Since pushing out Tom Ross as President in 2015, the UNC System and member universities have experienced ongoing chaos. The source of the chaos can often be traced back to actions by governing bodies whose members are selected by state legislators.
Incidences of governance driven chaos includes, but are not limited to:
- UNC System President Tom Ross pushed out of office – 2015
- NC Governor stripped of power to appoint members to BOT – 2016
- UNC System President Margaret Spellings quits amidst turmoil – 2018
- BOG member implicated in ECU Interim Chancellor scandal – 2019
- BOG agrees to pay Confederate group $2.5M over Silent Sam statue – 2019
- BOG expands President Hans’ power to select Chancellor of his choosing – 2020
- BOG chooses one of its own as FSU Chancellor – 2021
- Unusually, none of five UNC-CH Chancellor’s trustee nominees selected by BOG – 2021
- BOT creates chaos with regard to tenure for Pulitzer Prize winning Nikole Hannah-Jones – 2021
- BOT inserts itself in the hiring of Tier II Faculty – 2021
- Reportedly, politicos are pressuring UNC-CH Chancellor to hire a particular person as provost – 2021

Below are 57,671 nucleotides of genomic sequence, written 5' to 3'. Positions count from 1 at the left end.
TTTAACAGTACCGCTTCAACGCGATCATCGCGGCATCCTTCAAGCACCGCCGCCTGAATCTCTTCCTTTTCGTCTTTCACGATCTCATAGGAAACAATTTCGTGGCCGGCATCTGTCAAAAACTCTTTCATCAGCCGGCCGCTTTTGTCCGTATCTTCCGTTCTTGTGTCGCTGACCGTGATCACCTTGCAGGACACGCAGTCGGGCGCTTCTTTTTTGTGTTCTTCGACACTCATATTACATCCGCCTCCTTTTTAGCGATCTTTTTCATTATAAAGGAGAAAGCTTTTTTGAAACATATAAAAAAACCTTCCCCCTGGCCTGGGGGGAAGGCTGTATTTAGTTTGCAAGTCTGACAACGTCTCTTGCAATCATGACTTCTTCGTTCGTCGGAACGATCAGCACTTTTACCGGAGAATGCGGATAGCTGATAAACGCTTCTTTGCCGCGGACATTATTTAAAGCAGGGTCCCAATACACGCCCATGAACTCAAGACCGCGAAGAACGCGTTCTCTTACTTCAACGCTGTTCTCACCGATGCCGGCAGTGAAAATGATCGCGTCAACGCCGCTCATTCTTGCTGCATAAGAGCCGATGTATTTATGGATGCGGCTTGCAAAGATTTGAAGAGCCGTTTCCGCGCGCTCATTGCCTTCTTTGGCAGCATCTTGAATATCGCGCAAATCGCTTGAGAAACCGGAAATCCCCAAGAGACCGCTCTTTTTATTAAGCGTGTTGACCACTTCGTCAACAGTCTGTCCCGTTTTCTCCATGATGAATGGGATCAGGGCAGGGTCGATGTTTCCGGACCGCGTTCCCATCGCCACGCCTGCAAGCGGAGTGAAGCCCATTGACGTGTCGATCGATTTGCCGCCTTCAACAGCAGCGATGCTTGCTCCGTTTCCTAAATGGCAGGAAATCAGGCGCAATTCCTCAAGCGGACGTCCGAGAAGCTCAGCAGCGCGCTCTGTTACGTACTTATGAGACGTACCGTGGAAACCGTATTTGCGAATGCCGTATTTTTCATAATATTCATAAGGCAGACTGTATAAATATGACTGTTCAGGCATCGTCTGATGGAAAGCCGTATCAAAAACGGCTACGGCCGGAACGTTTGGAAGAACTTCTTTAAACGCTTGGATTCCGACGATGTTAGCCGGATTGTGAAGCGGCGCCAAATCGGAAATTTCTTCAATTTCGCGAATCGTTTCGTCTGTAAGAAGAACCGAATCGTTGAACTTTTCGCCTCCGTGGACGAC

Note: BOG = UNC System Board of Governors, BOT = UNC-CH Board of Trustees
In addition to these instances, we’ve recently learned that the UNCW Chancellor search is proceeding in concerning ways. Apparently, the search committee has, unusually, decided not to hire a search firm. Some familiar with the situation describe the search process as “proceeding strangely”. (Here is a link to a post describing the unique way the BOG managed to install one of its own as Chancellor of Fayetteville State University.) Additionally, a 2020 policy change by President Hans now enables him to add two names to the search process and requires that one of his selections be included among the finalists. We hope that the search process in Wilmington will not result in even more chaos.
What the aforementioned chaotic incidents have in common is a tendency for NC higher education governing bodies to assert their will over those in positions of leadership, in the faculty, and on the staff at our public universities. Before this governance driven chaos, which threatens the shared governance model that has served our Universities so well, there was no glaring, urgent problem in NC public higher education that required the kind of activist intervention we are experiencing. North Carolina has one of the most respected public higher education systems in the world and at the top of that list is Carolina. Carolina is the nation’s oldest public university, graduates excellent, well-prepared students, and consistently ranks high in all the college ranking surveys. For decades the faculty and staff have delivered excellence under the shared governance model. Now a group of legislatively appointed trustees and Board of Governors members want to change that. To what end?
Photo credit: Brett Jordan of Unsplash